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Candies That Are Safe For 2-Year-Olds


Fall is in full swing, which means Halloween is right around the corner. And Christmas is coming right after that. But if you have a toddler, you may be curious about what type of candy is safe for your toddler to eat. Given that 2-year-olds can still be teething, learning about new foods and textures, and practicing their chewing skills, not all candies are safe. Hard or very chewy candies can pose a choking hazard to young children.


Below, we look at some safer options for candy that are suitable for 2-year-olds. Remember, all these candies should still be offered only with adult supervision. Please speak to your doctor for more information.

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10 Gummy Bears

In general, soft candies are better for young children than harder ones. They’re easier to chew and swallow, lowering the choking hazard. While all candies should be served to toddlers with adult supervision, try to stick to chewy, soft candies as a rule of thumb if your child is under age 5.

Gummy bears are an excellent option because of how soft and chewy they are. Plus, your toddler will love the bear shapes.

9 Fruit Gummies

For a similar but slightly healthier option, allow your toddler to have fruit gummies. They’re great because they come in pre-packaged quantities and promise to use slightly better ingredients. Your toddler won’t know the difference between these and “real” candy.

8 Soft Chocolate

When they are 2-years-old, it’s okay to allow your toddler to taste chocolate, though you should avoid offering it in large amounts because of caffeine and sugar content. If you do give some to your child, choose a soft chocolate that easily melts in their mouth. You don’t want anything that’s too chewy or hard, given the choking hazard.

7 Peanut Butter Cups

Don’t just stick to traditional chocolate. So long as your toddler has had peanut butter before, it’s okay to look for chocolate options featuring peanut butter, too. Choose something soft, like a Reese’s peanut buttercup. Dark chocolate is often healthier but can be more bitter.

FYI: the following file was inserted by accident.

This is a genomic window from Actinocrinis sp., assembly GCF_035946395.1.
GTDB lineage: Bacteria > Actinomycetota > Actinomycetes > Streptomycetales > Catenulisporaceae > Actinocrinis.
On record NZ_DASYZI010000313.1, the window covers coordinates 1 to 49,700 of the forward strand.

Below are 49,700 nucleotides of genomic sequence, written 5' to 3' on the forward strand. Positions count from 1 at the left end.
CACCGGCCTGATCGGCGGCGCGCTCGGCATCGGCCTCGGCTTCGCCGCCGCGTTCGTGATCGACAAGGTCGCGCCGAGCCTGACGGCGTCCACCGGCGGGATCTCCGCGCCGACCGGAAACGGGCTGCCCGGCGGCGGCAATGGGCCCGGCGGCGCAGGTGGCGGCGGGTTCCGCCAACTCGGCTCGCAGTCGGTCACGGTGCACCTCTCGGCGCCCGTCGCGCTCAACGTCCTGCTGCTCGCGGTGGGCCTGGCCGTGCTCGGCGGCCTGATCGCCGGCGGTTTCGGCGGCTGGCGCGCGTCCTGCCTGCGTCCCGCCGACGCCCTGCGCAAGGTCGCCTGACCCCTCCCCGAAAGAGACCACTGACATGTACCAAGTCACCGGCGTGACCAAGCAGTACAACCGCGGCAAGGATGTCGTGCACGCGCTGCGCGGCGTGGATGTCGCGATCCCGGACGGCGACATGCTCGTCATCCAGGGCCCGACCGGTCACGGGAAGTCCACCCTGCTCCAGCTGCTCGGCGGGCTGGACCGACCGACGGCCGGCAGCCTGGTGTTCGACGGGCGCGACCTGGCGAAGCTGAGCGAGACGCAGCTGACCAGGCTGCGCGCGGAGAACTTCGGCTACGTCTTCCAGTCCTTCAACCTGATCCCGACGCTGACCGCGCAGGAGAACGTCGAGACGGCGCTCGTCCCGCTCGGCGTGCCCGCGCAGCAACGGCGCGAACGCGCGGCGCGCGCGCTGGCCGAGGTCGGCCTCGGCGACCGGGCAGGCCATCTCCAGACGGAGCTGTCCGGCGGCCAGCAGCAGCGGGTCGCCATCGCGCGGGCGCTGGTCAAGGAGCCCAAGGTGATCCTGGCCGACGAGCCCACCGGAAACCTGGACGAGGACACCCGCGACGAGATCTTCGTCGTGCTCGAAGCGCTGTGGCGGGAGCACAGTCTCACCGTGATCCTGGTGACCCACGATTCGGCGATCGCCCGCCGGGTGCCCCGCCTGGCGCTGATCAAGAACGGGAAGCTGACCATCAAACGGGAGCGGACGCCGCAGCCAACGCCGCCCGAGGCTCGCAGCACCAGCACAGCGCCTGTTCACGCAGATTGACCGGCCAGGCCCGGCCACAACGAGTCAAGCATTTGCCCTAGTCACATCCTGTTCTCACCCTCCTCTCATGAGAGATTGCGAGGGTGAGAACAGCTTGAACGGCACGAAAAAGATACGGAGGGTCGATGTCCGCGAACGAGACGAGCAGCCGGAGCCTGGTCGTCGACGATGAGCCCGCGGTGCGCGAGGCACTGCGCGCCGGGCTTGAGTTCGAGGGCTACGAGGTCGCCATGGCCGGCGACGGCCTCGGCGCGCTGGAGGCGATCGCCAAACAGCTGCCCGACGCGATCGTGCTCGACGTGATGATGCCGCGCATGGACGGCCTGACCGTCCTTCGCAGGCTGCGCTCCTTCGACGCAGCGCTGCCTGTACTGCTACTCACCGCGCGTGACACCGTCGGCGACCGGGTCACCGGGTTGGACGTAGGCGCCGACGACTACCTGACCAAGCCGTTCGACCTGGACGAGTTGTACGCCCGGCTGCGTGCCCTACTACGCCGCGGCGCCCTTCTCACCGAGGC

6 Peppermint Patties

If you want to offer your toddler different flavors, try a Peppermint Pattie. Again, you’ll need to limit how much chocolate your 2-year-old ingests. But these come in small quantities, making it easier to monitor. This is a great alternative to candy canes in the holiday, which are too much of a choking hazard for toddlers to enjoy.

5 Swedish Berries

At 2-years-old, your toddler is just becoming acquainted with new flavors. The younger the child, the less likely they are to like sour flavors. So, soft gummies like Fuzzy Peaches and Sour Watermelons may be too intense.

As an alternative, serve your toddler Swedish Berries. They’re sweet and not sour, so even young kids are bound to like it. They come in small servings but cut them up into tinier pieces if your child is more comfortable.

4 Cotton Candy

If you’re at a special event, don’t hesitate to get your toddler cotton candy. This sugary treat is safe for kids of most ages since it dissolves when it comes in contact with saliva. Be sure not to offer your child too much, or else you risk a sugar rush.

3 Fruit Rollup’s

For something with an element of fun, introduce your toddler to Fruit Rollup’s. These may be advertised as a fruit gummy snack, but they’re more candy than anything else. Your toddler will love that it comes in a single, long strand. Make sure to supervise them and break the Rollup into smaller bits that are easy to swallow.

2 Licorice

If you find the right type of licorice, it can be okay for a 2-year-old. Don’t serve any unless it’s soft and chewable. Make sure to offer it in bite-sizes to your toddler and supervise them at all times. Experts don’t recommend kids getting more than 4 to 5 grams of licorice per day.

1 Pop-Tart

Though this isn’t technically a candy, it’s loaded with enough sugar that it won’t taste any different to your toddler. If they’re craving something sweet, offer this pastry up. Serve it in bite-sized pieces and make sure it’s not toasted to where it’s hard, which can make it difficult for younger children to chew and swallow.

Remember, what types of foods are safe for your child largely depends on their age and skill set. Some kids are more comfortable chewing than others, and only you know your child best.

We recommend checking with your child’s doctor before introducing any new foods (candy or otherwise) into their diet. They’ll be able to tell you the best way to introduce something, and what risks it can pose to your toddler, if any.

Sources: Yummy Toddler Food, Very Well Family, WebMD, Hello Motherhood,



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